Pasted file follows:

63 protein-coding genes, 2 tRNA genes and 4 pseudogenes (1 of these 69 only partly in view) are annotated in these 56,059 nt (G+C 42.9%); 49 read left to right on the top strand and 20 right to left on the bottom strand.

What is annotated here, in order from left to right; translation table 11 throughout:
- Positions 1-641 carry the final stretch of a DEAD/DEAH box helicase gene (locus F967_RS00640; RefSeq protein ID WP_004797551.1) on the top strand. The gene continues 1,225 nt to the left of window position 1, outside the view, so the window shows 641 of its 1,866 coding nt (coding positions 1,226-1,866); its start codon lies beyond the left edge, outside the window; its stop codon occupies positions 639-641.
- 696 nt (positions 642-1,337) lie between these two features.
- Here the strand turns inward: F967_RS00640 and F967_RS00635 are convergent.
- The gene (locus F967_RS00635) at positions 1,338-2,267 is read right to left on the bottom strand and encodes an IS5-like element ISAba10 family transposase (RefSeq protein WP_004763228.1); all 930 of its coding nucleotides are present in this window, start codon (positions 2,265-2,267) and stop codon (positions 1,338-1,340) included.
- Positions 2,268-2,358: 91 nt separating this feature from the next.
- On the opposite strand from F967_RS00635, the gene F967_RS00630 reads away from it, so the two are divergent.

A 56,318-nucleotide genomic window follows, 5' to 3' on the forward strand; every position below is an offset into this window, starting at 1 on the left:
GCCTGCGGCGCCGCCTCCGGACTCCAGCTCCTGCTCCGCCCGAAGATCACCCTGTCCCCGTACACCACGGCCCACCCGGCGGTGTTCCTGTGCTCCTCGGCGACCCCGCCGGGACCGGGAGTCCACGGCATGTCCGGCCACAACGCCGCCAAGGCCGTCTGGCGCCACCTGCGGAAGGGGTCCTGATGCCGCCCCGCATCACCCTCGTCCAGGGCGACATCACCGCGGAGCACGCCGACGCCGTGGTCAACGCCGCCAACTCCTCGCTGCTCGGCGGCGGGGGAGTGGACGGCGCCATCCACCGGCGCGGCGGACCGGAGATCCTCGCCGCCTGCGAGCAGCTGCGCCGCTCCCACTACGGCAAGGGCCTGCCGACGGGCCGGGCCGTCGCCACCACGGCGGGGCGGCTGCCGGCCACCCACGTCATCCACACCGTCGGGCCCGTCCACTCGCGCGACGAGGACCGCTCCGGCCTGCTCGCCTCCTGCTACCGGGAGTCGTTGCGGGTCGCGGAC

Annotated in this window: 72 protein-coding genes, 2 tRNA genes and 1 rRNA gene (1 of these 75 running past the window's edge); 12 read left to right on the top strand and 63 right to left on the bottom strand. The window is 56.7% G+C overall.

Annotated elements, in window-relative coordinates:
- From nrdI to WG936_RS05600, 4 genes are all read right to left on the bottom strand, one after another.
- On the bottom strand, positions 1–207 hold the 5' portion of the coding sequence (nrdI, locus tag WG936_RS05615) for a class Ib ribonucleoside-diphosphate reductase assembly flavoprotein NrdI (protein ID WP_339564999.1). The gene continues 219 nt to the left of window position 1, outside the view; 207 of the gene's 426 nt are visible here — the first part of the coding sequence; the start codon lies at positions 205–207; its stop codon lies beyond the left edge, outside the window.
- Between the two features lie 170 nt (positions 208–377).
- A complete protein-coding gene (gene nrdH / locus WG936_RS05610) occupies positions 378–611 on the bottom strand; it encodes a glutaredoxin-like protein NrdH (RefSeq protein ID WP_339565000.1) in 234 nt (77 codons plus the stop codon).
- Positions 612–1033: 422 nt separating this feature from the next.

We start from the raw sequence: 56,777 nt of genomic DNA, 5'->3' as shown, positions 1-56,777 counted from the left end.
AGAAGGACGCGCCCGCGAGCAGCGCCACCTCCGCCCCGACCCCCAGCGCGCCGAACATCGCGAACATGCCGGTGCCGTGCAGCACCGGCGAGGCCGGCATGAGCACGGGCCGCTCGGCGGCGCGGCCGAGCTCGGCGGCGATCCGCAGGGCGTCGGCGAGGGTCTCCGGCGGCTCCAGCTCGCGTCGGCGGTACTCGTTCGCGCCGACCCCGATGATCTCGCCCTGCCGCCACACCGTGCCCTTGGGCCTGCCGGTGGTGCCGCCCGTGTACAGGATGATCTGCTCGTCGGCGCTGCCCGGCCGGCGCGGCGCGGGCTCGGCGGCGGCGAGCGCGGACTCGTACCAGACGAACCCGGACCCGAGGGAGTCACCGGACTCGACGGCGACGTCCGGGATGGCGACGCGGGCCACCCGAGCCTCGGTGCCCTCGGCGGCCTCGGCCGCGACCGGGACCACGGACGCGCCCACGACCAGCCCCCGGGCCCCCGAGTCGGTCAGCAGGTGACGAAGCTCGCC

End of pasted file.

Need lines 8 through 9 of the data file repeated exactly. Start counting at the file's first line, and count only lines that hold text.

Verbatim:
- On the opposite strand from F967_RS00635, the gene F967_RS00630 reads away from it, so the two are divergent.

A 56,318-nucleotide genomic window follows, 5' to 3' on the forward strand; every position below is an offset into this window, starting at 1 on the left: